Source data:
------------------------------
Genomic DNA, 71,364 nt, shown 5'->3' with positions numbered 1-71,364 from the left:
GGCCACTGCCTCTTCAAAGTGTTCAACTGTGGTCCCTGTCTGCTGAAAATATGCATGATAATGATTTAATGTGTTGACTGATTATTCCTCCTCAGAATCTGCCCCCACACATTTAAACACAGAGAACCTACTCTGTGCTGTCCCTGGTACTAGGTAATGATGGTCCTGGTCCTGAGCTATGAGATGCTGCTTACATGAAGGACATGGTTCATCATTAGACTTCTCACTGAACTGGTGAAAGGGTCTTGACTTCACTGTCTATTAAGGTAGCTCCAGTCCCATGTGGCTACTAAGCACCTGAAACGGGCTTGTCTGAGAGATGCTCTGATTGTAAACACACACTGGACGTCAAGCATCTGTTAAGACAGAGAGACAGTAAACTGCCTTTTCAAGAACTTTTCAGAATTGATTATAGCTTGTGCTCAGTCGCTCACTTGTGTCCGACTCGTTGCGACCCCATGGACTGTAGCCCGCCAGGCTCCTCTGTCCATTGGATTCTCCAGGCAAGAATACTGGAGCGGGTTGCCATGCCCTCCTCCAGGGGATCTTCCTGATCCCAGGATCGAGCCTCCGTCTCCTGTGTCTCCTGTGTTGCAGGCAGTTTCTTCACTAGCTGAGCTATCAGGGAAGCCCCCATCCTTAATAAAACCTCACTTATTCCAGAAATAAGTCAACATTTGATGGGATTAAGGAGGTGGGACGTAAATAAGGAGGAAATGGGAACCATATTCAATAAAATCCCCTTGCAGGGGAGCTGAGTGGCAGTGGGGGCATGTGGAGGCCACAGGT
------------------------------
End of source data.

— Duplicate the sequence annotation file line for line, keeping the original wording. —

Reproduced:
Genomic DNA, 71,364 nt, shown 5'->3' with positions numbered 1-71,364 from the left:
GGCCACTGCCTCTTCAAAGTGTTCAACTGTGGTCCCTGTCTGCTGAAAATATGCATGATAATGATTTAATGTGTTGACTGATTATTCCTCCTCAGAATCTGCCCCCACACATTTAAACACAGAGAACCTACTCTGTGCTGTCCCTGGTACTAGGTAATGATGGTCCTGGTCCTGAGCTATGAGATGCTGCTTACATGAAGGACATGGTTCATCATTAGACTTCTCACTGAACTGGTGAAAGGGTCTTGACTTCACTGTCTATTAAGGTAGCTCCAGTCCCATGTGGCTACTAAGCACCTGAAACGGGCTTGTCTGAGAGATGCTCTGATTGTAAACACACACTGGACGTCAAGCATCTGTTAAGACAGAGAGACAGTAAACTGCCTTTTCAAGAACTTTTCAGAATTGATTATAGCTTGTGCTCAGTCGCTCACTTGTGTCCGACTCGTTGCGACCCCATGGACTGTAGCCCGCCAGGCTCCTCTGTCCATTGGATTCTCCAGGCAAGAATACTGGAGCGGGTTGCCATGCCCTCCTCCAGGGGATCTTCCTGATCCCAGGATCGAGCCTCCGTCTCCTGTGTCTCCTGTGTTGCAGGCAGTTTCTTCACTAGCTGAGCTATCAGGGAAGCCCCCATCCTTAATAAAACCTCACTTATTCCAGAAATAAGTCAACATTTGATGGGATTAAGGAGGTGGGACGTAAATAAGGAGGAAATGGGAACCATATTCAATAAAATCCCCTTGCAGGGGAGCTGAGTGGCAGTGGGGGCATGTGGAGGCCACAGGT